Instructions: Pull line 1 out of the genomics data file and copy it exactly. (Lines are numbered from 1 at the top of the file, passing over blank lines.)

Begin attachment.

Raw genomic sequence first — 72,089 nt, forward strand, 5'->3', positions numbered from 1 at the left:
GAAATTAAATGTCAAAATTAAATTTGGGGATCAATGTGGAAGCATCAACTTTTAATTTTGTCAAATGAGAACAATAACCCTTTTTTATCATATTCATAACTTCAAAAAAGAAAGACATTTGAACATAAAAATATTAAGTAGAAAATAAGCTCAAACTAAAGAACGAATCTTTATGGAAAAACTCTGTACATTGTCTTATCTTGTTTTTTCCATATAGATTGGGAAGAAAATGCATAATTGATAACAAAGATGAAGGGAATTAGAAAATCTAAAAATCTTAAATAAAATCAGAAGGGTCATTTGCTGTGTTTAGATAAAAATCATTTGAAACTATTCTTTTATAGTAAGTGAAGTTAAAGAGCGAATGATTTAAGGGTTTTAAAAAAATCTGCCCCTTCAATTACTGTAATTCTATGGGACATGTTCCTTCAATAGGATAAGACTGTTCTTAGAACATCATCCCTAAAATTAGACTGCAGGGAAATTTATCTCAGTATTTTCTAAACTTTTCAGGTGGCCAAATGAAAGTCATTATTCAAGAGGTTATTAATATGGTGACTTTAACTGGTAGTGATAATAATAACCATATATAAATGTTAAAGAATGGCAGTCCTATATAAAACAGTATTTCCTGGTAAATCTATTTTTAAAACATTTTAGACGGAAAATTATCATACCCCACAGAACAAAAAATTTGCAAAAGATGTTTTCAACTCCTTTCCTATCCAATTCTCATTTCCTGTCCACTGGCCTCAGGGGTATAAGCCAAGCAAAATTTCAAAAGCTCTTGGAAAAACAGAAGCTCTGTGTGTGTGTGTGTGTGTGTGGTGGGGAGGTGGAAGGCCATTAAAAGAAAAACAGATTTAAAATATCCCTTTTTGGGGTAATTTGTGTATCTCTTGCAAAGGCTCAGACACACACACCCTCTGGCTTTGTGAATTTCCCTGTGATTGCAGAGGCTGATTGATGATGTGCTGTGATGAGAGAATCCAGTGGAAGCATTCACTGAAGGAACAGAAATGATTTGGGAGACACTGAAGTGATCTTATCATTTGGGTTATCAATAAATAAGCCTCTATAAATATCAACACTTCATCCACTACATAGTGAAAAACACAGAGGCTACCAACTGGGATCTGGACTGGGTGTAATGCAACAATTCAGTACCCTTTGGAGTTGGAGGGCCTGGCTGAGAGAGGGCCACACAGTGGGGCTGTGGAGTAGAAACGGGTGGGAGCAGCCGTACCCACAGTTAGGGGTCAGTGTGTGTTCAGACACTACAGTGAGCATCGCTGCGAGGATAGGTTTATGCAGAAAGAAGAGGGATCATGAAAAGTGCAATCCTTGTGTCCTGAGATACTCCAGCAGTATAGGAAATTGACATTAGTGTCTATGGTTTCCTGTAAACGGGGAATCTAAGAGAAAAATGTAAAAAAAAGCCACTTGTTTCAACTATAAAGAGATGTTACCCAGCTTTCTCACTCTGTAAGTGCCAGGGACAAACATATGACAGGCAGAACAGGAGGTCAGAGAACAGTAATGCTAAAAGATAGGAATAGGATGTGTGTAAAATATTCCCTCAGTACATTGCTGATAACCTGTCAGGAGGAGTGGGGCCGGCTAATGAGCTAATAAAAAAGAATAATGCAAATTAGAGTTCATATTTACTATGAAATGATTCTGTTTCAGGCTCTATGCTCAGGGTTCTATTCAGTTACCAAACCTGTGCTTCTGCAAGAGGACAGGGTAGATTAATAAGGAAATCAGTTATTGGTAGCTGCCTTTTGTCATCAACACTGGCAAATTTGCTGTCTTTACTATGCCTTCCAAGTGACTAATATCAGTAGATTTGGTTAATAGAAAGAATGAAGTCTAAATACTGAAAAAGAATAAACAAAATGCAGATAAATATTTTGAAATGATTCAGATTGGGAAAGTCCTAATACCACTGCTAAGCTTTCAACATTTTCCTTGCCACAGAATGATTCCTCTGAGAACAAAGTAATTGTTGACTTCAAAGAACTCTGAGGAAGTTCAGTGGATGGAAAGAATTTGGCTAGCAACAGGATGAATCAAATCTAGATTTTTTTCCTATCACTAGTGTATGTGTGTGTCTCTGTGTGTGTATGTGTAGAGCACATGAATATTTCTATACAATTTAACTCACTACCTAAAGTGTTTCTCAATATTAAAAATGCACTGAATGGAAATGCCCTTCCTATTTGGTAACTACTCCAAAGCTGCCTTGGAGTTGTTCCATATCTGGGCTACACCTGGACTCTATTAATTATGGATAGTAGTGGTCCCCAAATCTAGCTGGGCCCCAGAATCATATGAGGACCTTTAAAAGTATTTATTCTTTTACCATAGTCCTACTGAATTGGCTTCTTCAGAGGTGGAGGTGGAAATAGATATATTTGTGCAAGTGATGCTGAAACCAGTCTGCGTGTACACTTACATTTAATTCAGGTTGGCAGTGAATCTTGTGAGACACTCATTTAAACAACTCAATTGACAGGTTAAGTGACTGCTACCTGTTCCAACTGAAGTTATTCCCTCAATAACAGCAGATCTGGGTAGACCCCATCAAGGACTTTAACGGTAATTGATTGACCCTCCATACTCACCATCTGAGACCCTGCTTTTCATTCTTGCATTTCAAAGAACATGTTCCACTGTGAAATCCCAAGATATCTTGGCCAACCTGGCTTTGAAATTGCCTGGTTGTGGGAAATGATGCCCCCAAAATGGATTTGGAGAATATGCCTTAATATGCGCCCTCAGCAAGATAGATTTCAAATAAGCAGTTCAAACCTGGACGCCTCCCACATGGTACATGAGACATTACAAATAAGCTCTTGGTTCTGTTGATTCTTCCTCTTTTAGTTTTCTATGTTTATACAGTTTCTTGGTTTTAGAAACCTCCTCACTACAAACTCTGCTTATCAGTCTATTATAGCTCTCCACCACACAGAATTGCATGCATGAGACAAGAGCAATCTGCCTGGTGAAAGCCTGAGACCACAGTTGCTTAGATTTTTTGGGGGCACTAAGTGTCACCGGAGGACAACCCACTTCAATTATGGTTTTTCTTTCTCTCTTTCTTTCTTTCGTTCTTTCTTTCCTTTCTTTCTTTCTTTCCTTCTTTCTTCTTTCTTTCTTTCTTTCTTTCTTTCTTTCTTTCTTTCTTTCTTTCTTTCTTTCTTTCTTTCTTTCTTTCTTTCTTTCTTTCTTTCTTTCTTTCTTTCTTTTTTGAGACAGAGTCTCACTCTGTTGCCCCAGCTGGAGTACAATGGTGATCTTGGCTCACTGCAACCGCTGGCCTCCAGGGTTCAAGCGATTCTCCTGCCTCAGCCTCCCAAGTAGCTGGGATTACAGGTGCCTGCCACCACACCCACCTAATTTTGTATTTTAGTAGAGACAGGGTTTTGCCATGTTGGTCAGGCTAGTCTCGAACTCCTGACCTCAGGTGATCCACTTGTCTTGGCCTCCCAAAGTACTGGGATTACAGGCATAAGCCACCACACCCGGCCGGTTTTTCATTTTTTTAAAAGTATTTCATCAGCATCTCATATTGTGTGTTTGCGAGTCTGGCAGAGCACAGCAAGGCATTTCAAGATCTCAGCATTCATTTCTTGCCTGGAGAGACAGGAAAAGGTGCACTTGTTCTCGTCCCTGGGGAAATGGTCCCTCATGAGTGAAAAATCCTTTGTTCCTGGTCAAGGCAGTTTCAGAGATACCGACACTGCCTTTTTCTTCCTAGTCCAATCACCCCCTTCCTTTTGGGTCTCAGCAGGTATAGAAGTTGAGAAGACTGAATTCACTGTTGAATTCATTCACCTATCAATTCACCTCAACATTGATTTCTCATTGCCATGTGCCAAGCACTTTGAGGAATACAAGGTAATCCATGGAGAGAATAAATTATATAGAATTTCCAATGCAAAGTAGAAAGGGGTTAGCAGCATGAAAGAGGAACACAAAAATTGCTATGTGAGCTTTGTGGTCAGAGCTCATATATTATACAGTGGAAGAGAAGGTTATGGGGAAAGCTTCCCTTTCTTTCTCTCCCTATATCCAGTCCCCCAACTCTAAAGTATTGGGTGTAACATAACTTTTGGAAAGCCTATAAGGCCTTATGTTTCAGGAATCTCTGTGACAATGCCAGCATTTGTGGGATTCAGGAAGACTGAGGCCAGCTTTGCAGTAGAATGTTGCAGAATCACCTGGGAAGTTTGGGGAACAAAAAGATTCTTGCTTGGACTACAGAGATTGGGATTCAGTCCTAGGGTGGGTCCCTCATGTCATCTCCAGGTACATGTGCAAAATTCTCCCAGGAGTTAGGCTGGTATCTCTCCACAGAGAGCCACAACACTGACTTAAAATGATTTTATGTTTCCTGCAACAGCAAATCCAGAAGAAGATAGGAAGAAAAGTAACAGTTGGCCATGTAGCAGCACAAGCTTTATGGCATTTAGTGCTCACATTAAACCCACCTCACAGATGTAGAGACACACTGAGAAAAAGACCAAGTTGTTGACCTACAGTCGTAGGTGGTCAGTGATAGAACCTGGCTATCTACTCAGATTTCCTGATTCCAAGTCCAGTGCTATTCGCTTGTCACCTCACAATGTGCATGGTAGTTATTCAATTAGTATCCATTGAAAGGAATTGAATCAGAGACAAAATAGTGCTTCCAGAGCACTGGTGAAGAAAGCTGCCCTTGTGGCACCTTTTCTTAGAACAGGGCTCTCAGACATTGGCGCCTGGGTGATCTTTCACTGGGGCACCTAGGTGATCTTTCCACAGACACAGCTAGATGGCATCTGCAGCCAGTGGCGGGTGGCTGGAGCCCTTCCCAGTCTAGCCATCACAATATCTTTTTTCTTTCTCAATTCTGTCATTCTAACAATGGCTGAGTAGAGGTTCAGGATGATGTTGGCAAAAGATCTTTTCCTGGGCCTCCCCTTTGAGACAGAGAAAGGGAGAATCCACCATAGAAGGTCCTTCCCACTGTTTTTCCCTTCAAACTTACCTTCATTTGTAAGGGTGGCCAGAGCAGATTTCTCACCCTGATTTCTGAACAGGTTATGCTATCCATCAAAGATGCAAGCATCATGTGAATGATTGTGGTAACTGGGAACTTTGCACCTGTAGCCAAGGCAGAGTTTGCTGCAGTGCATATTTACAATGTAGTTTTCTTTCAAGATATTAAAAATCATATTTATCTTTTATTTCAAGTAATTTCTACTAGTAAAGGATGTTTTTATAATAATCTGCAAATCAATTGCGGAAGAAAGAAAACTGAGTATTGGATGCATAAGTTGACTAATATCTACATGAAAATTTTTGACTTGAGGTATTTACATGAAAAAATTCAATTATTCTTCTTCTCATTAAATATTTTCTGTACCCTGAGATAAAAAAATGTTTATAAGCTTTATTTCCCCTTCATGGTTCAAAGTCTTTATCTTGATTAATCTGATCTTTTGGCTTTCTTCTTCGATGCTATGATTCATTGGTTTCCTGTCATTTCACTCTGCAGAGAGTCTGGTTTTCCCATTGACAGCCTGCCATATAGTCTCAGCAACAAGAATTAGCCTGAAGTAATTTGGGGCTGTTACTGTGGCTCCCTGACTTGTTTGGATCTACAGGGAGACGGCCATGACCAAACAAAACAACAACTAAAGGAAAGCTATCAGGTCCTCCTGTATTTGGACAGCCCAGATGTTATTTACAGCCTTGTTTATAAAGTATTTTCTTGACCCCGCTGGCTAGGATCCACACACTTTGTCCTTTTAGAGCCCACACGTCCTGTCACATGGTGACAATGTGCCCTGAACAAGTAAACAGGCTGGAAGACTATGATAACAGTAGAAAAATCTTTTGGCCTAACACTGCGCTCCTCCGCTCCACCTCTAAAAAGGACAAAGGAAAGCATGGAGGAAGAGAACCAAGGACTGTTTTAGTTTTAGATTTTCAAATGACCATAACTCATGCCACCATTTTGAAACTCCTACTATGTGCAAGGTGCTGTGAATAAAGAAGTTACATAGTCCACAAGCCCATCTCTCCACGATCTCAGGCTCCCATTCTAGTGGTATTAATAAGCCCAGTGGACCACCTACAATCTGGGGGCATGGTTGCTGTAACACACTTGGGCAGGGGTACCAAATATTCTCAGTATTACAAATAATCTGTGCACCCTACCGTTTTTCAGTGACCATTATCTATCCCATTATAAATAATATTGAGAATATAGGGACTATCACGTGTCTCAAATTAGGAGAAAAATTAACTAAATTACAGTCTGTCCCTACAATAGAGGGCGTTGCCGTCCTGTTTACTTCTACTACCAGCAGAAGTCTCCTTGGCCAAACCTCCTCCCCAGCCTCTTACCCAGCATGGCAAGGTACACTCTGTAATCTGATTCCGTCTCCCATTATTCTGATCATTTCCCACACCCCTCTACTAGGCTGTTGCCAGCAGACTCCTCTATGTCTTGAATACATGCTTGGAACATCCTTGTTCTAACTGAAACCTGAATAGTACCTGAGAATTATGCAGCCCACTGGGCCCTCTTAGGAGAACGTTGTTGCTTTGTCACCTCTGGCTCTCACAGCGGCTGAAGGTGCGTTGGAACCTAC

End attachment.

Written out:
Raw genomic sequence first — 72,089 nt, forward strand, 5'->3', positions numbered from 1 at the left: